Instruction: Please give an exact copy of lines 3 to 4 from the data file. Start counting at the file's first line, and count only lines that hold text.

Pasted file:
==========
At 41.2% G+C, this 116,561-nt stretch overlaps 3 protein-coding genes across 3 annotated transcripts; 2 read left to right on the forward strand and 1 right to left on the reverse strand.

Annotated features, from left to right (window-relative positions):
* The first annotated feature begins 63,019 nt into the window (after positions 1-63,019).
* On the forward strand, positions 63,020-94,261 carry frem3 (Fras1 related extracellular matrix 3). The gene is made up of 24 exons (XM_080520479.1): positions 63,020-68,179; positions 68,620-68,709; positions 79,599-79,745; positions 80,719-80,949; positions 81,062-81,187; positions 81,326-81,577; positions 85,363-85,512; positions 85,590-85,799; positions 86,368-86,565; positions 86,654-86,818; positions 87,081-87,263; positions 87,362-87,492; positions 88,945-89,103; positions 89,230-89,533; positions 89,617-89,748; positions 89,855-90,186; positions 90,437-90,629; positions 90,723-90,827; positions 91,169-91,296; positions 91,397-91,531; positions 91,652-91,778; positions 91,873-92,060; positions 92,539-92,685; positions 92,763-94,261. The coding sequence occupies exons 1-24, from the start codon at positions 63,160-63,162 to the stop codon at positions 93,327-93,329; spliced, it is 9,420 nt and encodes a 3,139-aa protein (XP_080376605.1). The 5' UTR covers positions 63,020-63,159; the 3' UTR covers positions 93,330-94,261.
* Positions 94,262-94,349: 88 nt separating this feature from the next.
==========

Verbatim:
* The first annotated feature begins 63,019 nt into the window (after positions 1-63,019).
* On the forward strand, positions 63,020-94,261 carry frem3 (Fras1 related extracellular matrix 3). The gene is made up of 24 exons (XM_080520479.1): positions 63,020-68,179; positions 68,620-68,709; positions 79,599-79,745; positions 80,719-80,949; positions 81,062-81,187; positions 81,326-81,577; positions 85,363-85,512; positions 85,590-85,799; positions 86,368-86,565; positions 86,654-86,818; positions 87,081-87,263; positions 87,362-87,492; positions 88,945-89,103; positions 89,230-89,533; positions 89,617-89,748; positions 89,855-90,186; positions 90,437-90,629; positions 90,723-90,827; positions 91,169-91,296; positions 91,397-91,531; positions 91,652-91,778; positions 91,873-92,060; positions 92,539-92,685; positions 92,763-94,261. The coding sequence occupies exons 1-24, from the start codon at positions 63,160-63,162 to the stop codon at positions 93,327-93,329; spliced, it is 9,420 nt and encodes a 3,139-aa protein (XP_080376605.1). The 5' UTR covers positions 63,020-63,159; the 3' UTR covers positions 93,330-94,261.